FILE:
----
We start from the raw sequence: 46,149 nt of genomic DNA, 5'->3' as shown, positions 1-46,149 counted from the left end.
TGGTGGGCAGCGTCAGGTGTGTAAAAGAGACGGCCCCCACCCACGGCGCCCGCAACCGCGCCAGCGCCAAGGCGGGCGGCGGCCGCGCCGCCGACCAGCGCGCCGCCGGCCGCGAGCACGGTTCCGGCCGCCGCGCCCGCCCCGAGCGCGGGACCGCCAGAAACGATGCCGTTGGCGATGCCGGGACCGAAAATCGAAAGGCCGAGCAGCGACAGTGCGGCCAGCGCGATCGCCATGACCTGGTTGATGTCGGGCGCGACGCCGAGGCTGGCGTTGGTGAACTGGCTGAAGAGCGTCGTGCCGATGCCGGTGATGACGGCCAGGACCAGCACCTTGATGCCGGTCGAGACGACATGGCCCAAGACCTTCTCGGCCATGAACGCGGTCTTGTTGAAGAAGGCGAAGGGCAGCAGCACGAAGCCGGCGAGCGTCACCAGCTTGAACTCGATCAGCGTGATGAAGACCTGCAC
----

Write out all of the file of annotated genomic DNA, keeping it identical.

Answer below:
We start from the raw sequence: 46,149 nt of genomic DNA, 5'->3' as shown, positions 1-46,149 counted from the left end.
TGGTGGGCAGCGTCAGGTGTGTAAAAGAGACGGCCCCCACCCACGGCGCCCGCAACCGCGCCAGCGCCAAGGCGGGCGGCGGCCGCGCCGCCGACCAGCGCGCCGCCGGCCGCGAGCACGGTTCCGGCCGCCGCGCCCGCCCCGAGCGCGGGACCGCCAGAAACGATGCCGTTGGCGATGCCGGGACCGAAAATCGAAAGGCCGAGCAGCGACAGTGCGGCCAGCGCGATCGCCATGACCTGGTTGATGTCGGGCGCGACGCCGAGGCTGGCGTTGGTGAACTGGCTGAAGAGCGTCGTGCCGATGCCGGTGATGACGGCCAGGACCAGCACCTTGATGCCGGTCGAGACGACATGGCCCAAGACCTTCTCGGCCATGAACGCGGTCTTGTTGAAGAAGGCGAAGGGCAGCAGCACGAAGCCGGCGAGCGTCACCAGCTTGAACTCGATCAGCGTGATGAAGACCTGCAC